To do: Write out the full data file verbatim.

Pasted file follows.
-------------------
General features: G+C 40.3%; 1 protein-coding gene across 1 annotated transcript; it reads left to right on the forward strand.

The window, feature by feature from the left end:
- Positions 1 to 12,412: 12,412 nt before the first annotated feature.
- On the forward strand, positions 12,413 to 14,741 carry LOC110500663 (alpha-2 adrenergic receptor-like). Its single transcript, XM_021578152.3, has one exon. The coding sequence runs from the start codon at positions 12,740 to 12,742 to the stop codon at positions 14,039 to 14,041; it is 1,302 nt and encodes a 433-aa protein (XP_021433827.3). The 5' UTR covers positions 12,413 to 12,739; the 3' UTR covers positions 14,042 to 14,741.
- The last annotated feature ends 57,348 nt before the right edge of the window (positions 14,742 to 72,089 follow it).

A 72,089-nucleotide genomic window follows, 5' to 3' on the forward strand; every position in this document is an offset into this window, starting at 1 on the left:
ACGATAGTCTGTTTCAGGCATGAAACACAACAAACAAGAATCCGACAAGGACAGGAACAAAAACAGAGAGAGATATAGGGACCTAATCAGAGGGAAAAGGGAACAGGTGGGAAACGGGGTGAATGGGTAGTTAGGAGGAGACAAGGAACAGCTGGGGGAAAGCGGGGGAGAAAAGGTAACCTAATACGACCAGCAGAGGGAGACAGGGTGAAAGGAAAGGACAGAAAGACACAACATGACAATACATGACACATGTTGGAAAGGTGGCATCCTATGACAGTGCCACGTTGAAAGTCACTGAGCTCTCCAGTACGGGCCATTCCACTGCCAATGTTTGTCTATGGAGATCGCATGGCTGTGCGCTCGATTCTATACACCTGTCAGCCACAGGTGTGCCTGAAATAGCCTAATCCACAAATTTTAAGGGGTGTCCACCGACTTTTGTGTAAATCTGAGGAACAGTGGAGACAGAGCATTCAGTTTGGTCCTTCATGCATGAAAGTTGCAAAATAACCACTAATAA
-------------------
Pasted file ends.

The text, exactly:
General features: G+C 40.3%; 1 protein-coding gene across 1 annotated transcript; it reads left to right on the forward strand.

The window, feature by feature from the left end:
- Positions 1 to 12,412: 12,412 nt before the first annotated feature.
- On the forward strand, positions 12,413 to 14,741 carry LOC110500663 (alpha-2 adrenergic receptor-like). Its single transcript, XM_021578152.3, has one exon. The coding sequence runs from the start codon at positions 12,740 to 12,742 to the stop codon at positions 14,039 to 14,041; it is 1,302 nt and encodes a 433-aa protein (XP_021433827.3). The 5' UTR covers positions 12,413 to 12,739; the 3' UTR covers positions 14,042 to 14,741.
- The last annotated feature ends 57,348 nt before the right edge of the window (positions 14,742 to 72,089 follow it).

A 72,089-nucleotide genomic window follows, 5' to 3' on the forward strand; every position in this document is an offset into this window, starting at 1 on the left:
ACGATAGTCTGTTTCAGGCATGAAACACAACAAACAAGAATCCGACAAGGACAGGAACAAAAACAGAGAGAGATATAGGGACCTAATCAGAGGGAAAAGGGAACAGGTGGGAAACGGGGTGAATGGGTAGTTAGGAGGAGACAAGGAACAGCTGGGGGAAAGCGGGGGAGAAAAGGTAACCTAATACGACCAGCAGAGGGAGACAGGGTGAAAGGAAAGGACAGAAAGACACAACATGACAATACATGACACATGTTGGAAAGGTGGCATCCTATGACAGTGCCACGTTGAAAGTCACTGAGCTCTCCAGTACGGGCCATTCCACTGCCAATGTTTGTCTATGGAGATCGCATGGCTGTGCGCTCGATTCTATACACCTGTCAGCCACAGGTGTGCCTGAAATAGCCTAATCCACAAATTTTAAGGGGTGTCCACCGACTTTTGTGTAAATCTGAGGAACAGTGGAGACAGAGCATTCAGTTTGGTCCTTCATGCATGAAAGTTGCAAAATAACCACTAATAA